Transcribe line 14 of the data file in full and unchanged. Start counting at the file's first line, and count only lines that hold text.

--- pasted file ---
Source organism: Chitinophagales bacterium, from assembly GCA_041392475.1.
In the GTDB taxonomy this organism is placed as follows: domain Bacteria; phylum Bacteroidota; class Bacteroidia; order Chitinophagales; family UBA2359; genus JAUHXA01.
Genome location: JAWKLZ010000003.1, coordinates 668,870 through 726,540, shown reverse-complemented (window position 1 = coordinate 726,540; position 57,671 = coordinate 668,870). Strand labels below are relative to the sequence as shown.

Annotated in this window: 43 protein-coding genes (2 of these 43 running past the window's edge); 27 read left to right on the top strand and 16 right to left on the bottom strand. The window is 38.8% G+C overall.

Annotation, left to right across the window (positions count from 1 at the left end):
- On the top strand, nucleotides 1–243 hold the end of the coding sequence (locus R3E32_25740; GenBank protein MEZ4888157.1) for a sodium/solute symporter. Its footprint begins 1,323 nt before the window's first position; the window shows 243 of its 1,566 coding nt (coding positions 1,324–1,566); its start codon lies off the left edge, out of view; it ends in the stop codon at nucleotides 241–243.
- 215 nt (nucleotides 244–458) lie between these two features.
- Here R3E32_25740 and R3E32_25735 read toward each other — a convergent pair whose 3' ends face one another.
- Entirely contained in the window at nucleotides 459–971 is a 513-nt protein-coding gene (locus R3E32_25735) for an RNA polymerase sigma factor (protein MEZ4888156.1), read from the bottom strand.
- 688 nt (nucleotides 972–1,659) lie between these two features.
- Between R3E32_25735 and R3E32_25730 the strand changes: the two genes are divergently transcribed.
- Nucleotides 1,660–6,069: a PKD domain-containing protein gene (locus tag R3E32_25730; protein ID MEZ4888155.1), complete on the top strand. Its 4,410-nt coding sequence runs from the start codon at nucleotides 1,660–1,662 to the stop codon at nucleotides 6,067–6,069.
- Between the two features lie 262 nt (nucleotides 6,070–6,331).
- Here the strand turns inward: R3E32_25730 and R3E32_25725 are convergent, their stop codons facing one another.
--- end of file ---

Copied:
- Here the strand turns inward: R3E32_25730 and R3E32_25725 are convergent, their stop codons facing one another.